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Guilhem d'Autpol or Daspol (fl. 1265–1270) was a troubadour from Hautpoul in the Languedoc. He wrote four works that survive, three dwelling on intensely religious themes. There exists some evidence internal in his songs that he was a jongleur early on.

Esperansa de totz ferms esperans is a religious alba addressed to the Virgin Mary. L'autriers, a l'intrada d'abril is a pious pastorela that may allude to Joan Oliva, a Catalan friar who was active post-1270. This would make the work Guilhem's latest.

His earliest datable work is tenso with God, Seinhos, aujas, c'aves saber e sen, which must have been written sometime between the fall of Caesarea and Arsuf to the Mamluks in 1265 and the Crusade led by James the Conqueror—mentioned in the poem—in 1269. The chief object of Guilhem's addresses to God was a common one among troubadours of his time: the papal policy of launching Crusades against Christians or heretics in Europe to the detriment of the Crusader States in the Holy Land, and the rising star of the Mamluks in Egypt and Syria. God's response is an attack on those who act unjustly in his name, such as the Templars and Hospitallers, and looks forward to the Crusade of 1269. The tenso has affinities with the work of Peire Cardenal and the Monge de Montaudon.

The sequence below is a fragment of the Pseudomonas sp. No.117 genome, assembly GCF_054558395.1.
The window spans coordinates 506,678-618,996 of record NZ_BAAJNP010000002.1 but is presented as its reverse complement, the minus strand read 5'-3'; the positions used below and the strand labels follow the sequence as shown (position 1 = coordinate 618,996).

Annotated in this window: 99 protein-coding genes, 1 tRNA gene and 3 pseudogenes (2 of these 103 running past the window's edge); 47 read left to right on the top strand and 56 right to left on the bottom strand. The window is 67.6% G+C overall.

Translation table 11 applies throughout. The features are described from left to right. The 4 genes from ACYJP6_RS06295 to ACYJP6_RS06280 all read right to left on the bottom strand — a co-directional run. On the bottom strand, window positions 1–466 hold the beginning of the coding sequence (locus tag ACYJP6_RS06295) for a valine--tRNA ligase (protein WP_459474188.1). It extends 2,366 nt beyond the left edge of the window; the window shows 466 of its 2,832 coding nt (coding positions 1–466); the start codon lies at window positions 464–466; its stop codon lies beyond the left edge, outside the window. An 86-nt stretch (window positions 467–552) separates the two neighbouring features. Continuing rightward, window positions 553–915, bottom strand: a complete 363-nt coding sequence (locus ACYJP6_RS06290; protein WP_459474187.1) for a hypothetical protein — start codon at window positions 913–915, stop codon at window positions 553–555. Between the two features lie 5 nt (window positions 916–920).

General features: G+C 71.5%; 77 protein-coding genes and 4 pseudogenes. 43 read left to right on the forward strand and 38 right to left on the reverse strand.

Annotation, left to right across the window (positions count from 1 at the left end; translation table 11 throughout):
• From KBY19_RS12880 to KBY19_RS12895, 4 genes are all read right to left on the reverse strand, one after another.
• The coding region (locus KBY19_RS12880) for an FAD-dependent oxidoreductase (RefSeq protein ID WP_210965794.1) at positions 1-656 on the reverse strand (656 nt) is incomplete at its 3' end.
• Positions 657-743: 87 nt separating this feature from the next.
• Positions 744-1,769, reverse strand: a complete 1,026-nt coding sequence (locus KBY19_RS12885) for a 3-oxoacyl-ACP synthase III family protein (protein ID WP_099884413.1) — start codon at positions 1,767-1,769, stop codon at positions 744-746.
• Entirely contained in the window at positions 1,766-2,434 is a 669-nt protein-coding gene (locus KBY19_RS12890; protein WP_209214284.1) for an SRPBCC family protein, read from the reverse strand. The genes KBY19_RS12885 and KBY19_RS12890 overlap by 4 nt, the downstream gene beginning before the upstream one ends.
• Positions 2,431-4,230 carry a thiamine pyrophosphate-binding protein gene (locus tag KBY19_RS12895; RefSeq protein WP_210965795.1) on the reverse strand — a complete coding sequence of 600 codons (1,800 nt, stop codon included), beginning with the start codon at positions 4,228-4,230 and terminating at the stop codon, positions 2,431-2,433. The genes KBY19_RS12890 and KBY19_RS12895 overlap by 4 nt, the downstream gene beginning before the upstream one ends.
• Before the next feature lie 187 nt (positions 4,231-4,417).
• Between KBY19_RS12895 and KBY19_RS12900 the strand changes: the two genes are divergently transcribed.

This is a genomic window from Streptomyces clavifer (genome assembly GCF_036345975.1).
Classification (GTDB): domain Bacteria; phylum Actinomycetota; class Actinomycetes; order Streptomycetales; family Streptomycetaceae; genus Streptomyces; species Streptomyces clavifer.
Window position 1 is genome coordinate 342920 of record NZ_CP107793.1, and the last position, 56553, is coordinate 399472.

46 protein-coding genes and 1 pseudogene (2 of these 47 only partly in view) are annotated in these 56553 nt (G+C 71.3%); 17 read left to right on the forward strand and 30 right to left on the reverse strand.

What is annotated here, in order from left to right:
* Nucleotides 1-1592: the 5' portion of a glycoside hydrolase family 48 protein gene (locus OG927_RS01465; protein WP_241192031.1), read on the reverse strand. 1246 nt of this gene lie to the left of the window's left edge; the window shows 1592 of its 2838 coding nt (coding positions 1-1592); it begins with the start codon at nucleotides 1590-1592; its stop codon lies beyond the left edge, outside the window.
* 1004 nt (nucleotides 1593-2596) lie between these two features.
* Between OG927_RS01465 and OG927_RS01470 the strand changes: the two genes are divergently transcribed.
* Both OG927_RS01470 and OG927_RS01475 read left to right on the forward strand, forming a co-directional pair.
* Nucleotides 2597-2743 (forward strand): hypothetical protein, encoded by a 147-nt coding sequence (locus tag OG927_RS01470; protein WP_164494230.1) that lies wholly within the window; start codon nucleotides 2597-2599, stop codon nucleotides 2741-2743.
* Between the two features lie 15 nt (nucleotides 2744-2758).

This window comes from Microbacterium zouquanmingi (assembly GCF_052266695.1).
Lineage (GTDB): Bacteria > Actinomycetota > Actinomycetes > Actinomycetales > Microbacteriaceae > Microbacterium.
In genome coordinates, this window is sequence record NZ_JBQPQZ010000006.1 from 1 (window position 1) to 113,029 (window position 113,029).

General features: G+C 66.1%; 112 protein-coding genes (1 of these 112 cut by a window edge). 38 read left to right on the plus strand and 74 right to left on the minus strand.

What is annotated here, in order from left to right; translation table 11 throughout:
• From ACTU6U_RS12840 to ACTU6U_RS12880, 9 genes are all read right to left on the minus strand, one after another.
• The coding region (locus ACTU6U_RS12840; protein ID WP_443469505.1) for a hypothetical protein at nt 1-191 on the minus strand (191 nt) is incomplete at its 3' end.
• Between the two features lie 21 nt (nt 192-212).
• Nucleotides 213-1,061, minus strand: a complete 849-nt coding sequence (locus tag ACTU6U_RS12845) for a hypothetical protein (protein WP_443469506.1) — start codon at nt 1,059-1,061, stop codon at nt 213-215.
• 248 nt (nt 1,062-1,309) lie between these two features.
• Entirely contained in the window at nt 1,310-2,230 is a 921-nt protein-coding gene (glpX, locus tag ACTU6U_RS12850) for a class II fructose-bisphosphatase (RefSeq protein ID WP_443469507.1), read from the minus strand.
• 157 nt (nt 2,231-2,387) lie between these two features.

Guilhem's only other datable work is a lengthy planh on the death of Louis IX of France (1270), Fortz tristors es e salvaj'a retraire.

SourcesEdit

  • Riquer, Martín de. Los trovadores: historia literaria y textos. 3 vol. Barcelona: Planeta, 1975.

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